Petitioner contends that, in sentencing him for illegal reenter, it was sentencing error for this court to assign 16 additional levels to his base offense level of 8 based on having been previously convicted of a drug trafficking offense for which he received a sentence of greater than 13 months. Specifically, the PSR indicated that defendant was sentenced to 2 years imprisonment for Possession of Marijuana for Sale on July 23, 1991. After finding that such conviction met the Guideline calling for such enhancement, USSG §2L1.2(b)(1)(A)(i), this court increased the offense level by 16. As he did in his objections to the PSR, petitioner here contends that it was sentencing error for the court to increase his offense level because he originally received only a five-day sentence and probation for such California drug offense and that the two year sentence he actually received was based on a car-theft conviction, which the state court ran concurrent with the 5-day trafficking sentence.
According to the Final PSR, which the court adopted at sentencing, defendant was in fact sentenced to 2 years in custody for the drug trafficking conviction and at the same time was sentenced to two years imprisonment for Unlawful Taking of an Automobile, all such terms to run concurrently. Pretrial services made documentation supporting that finding available to petitioner's counsel. Finally, review of the criminal docket reveals that petitioner did not challenge his conviction and this court's sentence by way of direct appeal. Reading the petition in a light most favorable to petitioner, it appears that he is attempting to assert sentencing error as the basis for relief under Section 2255.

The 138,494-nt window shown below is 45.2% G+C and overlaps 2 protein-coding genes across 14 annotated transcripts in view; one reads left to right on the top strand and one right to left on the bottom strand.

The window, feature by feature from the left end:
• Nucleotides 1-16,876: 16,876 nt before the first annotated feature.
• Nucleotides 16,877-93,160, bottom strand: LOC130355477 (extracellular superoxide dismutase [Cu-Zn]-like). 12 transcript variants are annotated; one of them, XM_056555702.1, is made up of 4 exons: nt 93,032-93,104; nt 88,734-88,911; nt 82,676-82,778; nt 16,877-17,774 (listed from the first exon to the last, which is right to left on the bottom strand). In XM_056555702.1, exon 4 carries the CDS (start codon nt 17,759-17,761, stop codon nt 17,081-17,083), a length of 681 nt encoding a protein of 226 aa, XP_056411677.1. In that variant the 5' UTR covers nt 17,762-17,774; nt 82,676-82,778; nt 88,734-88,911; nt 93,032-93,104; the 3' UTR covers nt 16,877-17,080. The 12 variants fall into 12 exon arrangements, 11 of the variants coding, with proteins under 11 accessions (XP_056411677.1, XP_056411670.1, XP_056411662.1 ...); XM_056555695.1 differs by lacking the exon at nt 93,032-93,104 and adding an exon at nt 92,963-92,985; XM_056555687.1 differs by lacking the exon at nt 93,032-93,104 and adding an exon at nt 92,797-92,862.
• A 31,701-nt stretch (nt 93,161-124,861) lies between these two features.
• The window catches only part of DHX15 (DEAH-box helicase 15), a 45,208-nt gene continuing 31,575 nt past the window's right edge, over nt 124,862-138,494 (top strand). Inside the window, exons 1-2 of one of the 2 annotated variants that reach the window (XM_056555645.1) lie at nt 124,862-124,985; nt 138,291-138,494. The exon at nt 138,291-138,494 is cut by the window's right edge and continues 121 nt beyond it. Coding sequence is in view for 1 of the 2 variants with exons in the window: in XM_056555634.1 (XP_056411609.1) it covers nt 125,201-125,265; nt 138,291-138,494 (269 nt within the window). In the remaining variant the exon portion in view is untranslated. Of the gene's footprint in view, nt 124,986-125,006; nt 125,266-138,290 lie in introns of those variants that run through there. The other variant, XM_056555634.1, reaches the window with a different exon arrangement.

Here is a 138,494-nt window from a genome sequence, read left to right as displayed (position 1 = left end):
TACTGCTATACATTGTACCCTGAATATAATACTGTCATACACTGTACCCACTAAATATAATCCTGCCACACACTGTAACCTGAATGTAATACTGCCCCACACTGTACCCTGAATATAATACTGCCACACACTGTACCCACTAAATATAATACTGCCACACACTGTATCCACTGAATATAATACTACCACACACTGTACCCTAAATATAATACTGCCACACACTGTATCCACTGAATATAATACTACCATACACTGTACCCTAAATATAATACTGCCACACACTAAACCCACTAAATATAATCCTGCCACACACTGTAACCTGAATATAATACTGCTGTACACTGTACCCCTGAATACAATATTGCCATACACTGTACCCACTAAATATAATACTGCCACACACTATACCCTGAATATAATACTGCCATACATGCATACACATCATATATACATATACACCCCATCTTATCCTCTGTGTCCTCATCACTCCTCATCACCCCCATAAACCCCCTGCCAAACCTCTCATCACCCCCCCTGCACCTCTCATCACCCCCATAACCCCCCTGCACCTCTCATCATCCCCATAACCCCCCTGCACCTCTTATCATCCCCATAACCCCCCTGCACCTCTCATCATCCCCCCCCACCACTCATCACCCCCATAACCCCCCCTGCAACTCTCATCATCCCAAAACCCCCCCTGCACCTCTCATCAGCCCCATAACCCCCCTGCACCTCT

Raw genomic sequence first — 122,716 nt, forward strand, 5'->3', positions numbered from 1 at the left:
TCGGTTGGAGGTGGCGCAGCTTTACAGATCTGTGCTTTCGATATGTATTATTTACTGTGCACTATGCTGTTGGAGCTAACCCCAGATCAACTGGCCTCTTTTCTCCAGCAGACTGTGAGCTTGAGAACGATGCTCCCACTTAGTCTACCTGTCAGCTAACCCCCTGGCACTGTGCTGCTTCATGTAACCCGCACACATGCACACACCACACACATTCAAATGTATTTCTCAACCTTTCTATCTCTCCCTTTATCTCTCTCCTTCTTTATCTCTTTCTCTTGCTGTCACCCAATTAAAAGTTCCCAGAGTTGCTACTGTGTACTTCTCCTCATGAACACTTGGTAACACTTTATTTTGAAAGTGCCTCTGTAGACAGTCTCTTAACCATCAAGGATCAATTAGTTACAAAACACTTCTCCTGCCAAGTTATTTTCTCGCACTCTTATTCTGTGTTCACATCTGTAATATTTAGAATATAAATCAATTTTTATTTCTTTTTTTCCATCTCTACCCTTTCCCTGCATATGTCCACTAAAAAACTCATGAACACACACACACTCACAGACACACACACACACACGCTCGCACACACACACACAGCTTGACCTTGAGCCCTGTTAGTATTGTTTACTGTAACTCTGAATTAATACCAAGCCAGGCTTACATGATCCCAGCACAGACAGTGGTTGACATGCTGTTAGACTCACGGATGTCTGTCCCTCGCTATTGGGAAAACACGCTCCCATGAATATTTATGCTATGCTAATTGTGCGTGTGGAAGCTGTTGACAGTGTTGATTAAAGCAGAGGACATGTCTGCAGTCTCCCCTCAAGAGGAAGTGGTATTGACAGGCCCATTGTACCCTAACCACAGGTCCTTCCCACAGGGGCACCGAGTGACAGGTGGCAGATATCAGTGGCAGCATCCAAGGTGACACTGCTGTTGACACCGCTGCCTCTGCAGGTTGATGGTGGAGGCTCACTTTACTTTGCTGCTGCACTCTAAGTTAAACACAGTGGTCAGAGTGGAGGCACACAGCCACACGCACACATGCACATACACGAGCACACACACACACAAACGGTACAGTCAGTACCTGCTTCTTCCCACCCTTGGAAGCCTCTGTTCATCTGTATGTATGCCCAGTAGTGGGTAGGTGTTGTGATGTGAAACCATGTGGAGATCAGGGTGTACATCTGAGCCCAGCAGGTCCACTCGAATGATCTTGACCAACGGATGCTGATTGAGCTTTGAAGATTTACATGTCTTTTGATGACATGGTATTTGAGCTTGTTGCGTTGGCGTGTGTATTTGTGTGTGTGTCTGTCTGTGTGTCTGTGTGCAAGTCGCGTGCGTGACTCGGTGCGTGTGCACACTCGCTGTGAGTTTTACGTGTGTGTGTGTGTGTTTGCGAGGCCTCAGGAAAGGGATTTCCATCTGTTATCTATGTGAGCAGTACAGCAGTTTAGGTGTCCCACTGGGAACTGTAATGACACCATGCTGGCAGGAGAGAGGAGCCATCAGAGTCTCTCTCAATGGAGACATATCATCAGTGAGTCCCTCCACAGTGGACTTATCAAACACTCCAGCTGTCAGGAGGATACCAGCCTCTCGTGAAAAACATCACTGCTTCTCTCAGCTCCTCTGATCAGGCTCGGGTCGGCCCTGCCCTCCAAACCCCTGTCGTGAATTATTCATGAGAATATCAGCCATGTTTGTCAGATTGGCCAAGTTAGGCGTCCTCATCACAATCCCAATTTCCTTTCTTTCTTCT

In arguing that the court should allow this challenge to go forward under Section 2255, petitioner cites Whiteside v. United States, 748 F.3d 541 (4th Cir. 2014). While petitioner is correct that the Court of Appeals for the Fourth Circuit determined in that panel decision that an erroneous application of the Guidelines career offender enhancement amounted to a fundamental miscarriage of justice that could be heard on collateral review, that decision is no longer good law. Petitioner fails to cite the appellate court's en banc decision in Whiteside v. United States, ___ F.3d ___, 2014 WL 7245453 (4th Cir. Dec. 19, 2014), which did not uphold the panel decision, but instead affirmed the district court's decision denying Whiteside relief under Section 2255. Id .; see also Whiteside v. United States, 2013 WL 2317693 (W.D. N.C. May 28, 2013) (holding that "[e]ven if the Court were to apply equitable tolling to Petitioner, he would still not be entitled to Simmons relief because he received a sentence that was within the statutory maximum sentence allowed" (citation omitted)).